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July 5 2007 12:00 AM

From Business Fitness News

"The students were always asking me to turn up the volume, and the faculty were always asking me to turn it down," Burnett said. "That got me to thinking that there might be a problem."

The study found that at 50 percent of maximum volume, the fitness-renter sound system was safe. At 75 percent, it posed a risk.

Burnett said young people are better able than older adults to tolerate high-decibel music, and as a result are unaware of the damage they could be doing.

The fitness-center study did not account for the use of portable MP3 players, which some doctors say are leading younger and younger people to show signs of hearing loss.

The Wall Street Journal reported in January that hearing specialists say the effect they're seeing now may be only the beginning, because accumulated noise damage can take years before it causes noticeable problems. Researchers at Children's Hospital Boston recommend that the exposure limit for safe headphone listening is one hour a day with the volume no greater than 60 percent of the maximum.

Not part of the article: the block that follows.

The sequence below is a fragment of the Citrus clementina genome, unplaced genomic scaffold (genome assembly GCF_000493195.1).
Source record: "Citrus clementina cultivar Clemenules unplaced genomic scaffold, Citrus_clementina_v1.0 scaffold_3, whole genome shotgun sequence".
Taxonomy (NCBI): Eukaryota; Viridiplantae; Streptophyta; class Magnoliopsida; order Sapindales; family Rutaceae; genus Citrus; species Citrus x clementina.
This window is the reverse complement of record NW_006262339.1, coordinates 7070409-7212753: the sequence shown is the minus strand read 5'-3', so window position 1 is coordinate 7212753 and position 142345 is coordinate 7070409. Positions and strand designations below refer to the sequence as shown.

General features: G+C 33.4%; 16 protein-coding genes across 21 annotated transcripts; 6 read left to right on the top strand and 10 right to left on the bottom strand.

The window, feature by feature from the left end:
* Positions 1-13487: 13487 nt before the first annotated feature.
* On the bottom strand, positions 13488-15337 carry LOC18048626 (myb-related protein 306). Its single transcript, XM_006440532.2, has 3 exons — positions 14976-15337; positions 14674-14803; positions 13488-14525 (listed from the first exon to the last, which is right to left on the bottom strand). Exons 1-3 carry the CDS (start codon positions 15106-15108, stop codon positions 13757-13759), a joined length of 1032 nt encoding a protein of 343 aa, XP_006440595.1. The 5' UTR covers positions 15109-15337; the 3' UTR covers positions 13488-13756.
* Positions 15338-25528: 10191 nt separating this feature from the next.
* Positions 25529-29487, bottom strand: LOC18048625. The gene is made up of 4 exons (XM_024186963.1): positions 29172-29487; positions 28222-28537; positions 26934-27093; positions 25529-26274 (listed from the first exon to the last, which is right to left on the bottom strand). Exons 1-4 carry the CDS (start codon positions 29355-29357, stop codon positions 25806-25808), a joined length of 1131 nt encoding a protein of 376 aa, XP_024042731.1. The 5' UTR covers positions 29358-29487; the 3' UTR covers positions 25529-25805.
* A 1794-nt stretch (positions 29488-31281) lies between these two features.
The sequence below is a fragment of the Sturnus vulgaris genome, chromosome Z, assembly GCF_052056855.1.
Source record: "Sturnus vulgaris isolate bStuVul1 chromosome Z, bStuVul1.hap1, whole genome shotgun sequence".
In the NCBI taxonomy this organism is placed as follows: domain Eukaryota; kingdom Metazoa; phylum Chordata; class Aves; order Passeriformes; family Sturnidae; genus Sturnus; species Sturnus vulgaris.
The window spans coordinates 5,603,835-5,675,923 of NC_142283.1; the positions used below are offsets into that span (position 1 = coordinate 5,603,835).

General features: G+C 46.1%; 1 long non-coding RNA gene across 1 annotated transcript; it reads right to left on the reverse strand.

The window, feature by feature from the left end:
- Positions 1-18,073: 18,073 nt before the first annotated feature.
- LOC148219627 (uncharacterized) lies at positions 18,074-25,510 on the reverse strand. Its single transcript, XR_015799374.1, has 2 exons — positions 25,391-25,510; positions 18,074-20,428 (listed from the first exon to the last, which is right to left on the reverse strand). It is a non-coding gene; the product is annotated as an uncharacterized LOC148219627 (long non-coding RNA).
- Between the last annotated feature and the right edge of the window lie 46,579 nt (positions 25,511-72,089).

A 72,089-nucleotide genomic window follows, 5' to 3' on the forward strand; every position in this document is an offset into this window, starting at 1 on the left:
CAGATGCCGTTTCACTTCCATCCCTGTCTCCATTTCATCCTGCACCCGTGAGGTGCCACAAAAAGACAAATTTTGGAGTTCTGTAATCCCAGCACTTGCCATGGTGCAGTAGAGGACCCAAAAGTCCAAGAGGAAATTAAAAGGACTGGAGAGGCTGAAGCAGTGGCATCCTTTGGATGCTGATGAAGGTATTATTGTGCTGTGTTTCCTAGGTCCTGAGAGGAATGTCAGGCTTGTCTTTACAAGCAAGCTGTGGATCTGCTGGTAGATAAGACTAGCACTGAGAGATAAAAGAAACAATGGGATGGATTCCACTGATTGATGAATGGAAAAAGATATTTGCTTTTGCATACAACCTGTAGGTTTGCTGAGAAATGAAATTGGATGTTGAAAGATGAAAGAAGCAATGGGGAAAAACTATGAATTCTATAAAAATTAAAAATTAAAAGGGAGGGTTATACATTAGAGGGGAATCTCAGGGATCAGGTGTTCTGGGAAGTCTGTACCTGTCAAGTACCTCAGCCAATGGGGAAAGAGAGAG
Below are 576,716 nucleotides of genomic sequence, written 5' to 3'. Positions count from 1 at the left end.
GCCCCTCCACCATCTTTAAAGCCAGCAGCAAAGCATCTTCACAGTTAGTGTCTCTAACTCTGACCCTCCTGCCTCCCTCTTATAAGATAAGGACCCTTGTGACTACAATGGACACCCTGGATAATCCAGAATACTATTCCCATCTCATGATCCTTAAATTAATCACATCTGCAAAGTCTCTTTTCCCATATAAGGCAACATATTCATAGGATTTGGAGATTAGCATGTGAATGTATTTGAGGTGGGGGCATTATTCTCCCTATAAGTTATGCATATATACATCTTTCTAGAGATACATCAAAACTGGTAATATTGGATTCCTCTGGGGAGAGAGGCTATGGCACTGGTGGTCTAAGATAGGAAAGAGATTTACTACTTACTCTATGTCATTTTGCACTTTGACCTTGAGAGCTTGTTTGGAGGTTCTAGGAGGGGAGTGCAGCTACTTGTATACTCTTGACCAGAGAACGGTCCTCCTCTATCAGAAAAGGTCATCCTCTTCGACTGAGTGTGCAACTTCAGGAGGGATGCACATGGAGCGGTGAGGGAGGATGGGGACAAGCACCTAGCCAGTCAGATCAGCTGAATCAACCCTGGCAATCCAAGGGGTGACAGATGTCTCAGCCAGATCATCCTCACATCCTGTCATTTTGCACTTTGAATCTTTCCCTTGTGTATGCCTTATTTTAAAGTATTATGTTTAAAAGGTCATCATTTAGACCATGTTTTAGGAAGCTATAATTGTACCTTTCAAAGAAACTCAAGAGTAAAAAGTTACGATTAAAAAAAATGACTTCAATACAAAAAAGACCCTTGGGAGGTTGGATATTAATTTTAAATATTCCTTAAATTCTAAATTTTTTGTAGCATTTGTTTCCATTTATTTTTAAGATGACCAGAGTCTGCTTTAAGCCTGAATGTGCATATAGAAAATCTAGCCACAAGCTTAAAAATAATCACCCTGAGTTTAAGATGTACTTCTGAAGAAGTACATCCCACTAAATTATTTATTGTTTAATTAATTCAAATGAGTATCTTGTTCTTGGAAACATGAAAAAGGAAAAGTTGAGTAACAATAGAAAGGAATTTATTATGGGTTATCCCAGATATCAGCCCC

In fitness centers, group-exercise classes are a particular concern because of participants' long exposure to very loud music.

Since the study, Burnett said, he's kept the music volume at 50 percent at the Fort Hays fitness center, sometimes drawing complaints from students.

"When it's possible, I try to explain to them that we did a study and that we're keeping the loudness at a safe level," he said. "Usually, they're pretty understanding."


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